FANTASY BASEBALL: WHY PITCHING IS STILL THE NAME OF THE GAME
OK, Fantasy gamers draft day is around the corner and you are likely still licking your wounds from last season, which piles on the anticipation even more. There’s a good chance you are blaming your pitching staff for your team’s over all failure, and are currently contemplating going with offense for as many consecutive picks to start the draft as humanly possible. So here’s the challenge: Don’t write off pitching this season, whether you are in a head to head or rotisserie league, simply pay attention, make better value picks and keep that line up balanced.
The top 10 fantasy pitchers are just as valuable to your line up as any hitter, and the drop off after the top 10 is significant. Make sure and grab a top 10 pitcher, regardless of who it is – Hernandez, Kershaw, Kluber, Sale and Scherzer are all capable of anchoring your staff. Don’t overpay for Madison Bumgarner if you are in an auction draft especially if you think he’s going to piggy back his playoff performance with a season long stat line that is better than the 5 mentioned above.
Stay away from injury prone pitchers like Masahiro Tanaka, Harvey, Sabathia, Fernandez, and Beachy. Even though one of those guys is likely to bounce back and kill it this season, it’s too tough to call which one. So be conservative, look for value and target pitchers who have averaged 28 starts or more over the last 3 years. Guys like John Lester, Gio Gonzalez, James Shields and Zack Grienke have been pillars on their respective staffs. What makes a serviceable pitcher effective is that he doesn’t hurt your stat line by missing starts.
If you have to take risks, or are wanting to reach early on certain guys, take a look at Alex Wood, Justin Verlander and Mike Fiers. You can count on exceptional value from all three, and if you can land two of them with a top tier pitcher you’ll be off to the races.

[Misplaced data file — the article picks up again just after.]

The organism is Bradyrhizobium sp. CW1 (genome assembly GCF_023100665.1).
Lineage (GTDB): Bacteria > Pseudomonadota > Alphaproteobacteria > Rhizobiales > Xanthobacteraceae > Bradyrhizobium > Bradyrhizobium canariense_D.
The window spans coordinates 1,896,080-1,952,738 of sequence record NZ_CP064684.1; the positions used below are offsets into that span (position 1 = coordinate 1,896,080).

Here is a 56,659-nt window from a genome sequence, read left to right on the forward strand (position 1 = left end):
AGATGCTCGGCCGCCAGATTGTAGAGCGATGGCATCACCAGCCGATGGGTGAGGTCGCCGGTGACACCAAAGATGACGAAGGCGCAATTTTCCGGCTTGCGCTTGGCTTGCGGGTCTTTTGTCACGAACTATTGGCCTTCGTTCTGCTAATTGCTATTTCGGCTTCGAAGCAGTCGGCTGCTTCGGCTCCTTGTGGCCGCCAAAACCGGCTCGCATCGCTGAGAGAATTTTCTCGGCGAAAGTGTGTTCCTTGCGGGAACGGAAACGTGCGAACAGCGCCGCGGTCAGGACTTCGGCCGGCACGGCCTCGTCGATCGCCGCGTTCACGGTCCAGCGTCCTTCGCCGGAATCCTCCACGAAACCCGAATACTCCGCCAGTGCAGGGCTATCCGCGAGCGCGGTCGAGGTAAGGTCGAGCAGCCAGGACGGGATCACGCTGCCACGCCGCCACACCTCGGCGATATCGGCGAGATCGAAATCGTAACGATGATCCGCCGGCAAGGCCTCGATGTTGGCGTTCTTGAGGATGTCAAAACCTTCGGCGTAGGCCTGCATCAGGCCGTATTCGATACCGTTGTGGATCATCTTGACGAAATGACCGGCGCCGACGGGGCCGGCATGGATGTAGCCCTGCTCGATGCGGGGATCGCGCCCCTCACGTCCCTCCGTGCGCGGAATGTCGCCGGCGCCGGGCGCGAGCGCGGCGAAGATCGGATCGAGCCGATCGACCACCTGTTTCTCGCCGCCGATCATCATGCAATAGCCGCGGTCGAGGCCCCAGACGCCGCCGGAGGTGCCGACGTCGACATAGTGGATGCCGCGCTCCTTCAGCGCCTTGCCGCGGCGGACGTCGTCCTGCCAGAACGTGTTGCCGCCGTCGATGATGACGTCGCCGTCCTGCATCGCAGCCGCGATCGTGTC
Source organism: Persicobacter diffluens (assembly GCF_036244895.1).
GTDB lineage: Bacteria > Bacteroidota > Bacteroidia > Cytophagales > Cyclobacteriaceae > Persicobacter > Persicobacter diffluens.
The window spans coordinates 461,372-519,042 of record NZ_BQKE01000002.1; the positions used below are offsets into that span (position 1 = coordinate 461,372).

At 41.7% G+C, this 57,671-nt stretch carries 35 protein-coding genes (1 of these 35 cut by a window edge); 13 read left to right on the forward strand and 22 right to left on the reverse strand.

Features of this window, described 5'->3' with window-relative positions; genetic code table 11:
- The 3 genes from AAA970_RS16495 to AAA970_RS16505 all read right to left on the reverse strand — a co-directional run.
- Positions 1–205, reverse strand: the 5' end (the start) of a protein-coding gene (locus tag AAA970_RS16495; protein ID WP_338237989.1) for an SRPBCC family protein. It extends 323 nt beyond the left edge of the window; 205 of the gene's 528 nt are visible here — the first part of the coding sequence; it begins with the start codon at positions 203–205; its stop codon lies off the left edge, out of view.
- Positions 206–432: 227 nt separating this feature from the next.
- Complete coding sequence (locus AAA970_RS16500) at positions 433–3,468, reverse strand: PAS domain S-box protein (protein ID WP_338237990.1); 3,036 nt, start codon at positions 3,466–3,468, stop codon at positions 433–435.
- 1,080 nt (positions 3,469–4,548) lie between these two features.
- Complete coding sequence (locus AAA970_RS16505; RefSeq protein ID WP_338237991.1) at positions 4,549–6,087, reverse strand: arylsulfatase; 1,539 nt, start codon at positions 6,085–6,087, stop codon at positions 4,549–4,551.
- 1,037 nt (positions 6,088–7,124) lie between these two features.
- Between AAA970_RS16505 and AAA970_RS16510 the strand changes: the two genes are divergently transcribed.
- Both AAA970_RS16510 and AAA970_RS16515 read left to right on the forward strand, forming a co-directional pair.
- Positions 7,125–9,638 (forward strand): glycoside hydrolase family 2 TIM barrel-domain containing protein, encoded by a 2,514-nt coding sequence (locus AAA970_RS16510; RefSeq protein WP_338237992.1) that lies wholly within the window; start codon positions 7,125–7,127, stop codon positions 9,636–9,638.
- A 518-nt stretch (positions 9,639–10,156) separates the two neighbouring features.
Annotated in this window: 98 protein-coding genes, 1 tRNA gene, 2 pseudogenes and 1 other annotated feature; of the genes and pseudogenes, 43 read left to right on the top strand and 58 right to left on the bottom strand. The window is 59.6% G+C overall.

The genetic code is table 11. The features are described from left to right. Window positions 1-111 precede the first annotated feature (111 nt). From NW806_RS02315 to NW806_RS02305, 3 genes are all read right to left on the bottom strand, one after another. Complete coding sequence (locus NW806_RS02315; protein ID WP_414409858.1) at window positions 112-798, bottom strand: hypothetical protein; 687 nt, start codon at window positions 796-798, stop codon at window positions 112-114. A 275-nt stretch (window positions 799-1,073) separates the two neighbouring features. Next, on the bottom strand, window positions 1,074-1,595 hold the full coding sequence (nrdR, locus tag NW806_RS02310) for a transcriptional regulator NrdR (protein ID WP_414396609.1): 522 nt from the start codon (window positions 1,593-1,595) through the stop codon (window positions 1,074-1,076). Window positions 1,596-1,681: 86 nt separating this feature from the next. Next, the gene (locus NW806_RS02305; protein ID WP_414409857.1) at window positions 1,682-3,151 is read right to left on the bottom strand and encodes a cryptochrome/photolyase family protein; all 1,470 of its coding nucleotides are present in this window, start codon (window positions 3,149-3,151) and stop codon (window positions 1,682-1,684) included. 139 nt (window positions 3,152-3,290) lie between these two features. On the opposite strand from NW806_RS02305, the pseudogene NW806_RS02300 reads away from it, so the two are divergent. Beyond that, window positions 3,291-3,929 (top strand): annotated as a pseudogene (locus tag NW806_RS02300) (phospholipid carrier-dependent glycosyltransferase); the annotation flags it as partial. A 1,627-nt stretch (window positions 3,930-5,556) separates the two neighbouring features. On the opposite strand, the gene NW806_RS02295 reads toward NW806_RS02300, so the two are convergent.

Don’t forget relief pitchers. Saves is a category you can win if you want, but keeping with the theme of balance, make sure to nab a top 3 closer – it doesn’t matter which one. After that 4-20 are statistically negligible. Jonathon Broxton is going to be the best value as he has potentially the clearest path to keeping his job. Don’t draft more than 2-3 closers and be sure to hand cuff your picks. Closers will pop up all season long so be patient. Over one of the teams who named their closer on opening day last season had different closers by the end of the season. Several teams refused to name a closer at the start of the season, and by the end of the season, several more teams did not have a dedicated closer. Closers can get demoted, injured or traded, so investing highly in multiple closers for one stat is ill advised. Instead take two closers, gamble on a third, and be diligent on the waiver wire until you can pluck a newly named closer. Drafting middle relievers who could become closer is a low risk high reward strategy that doesn’t cost you much on draft day. RPs like Wade Davis and Andrew Miller were inning hogs and made significant contributions to ERA, WHIP and K/9. Wade Davis was exceptional in middle relief last season, so don’t be surprised if the repeats that again. Ken Giles should not be ignored, as it’s almost certain that Jonathon Papelbon will get traded at some point this season. There’s not telling you this year’s Houston Street is going to be but he is out there. Risks are always good ideas when taken at the right time. Good luck gamers.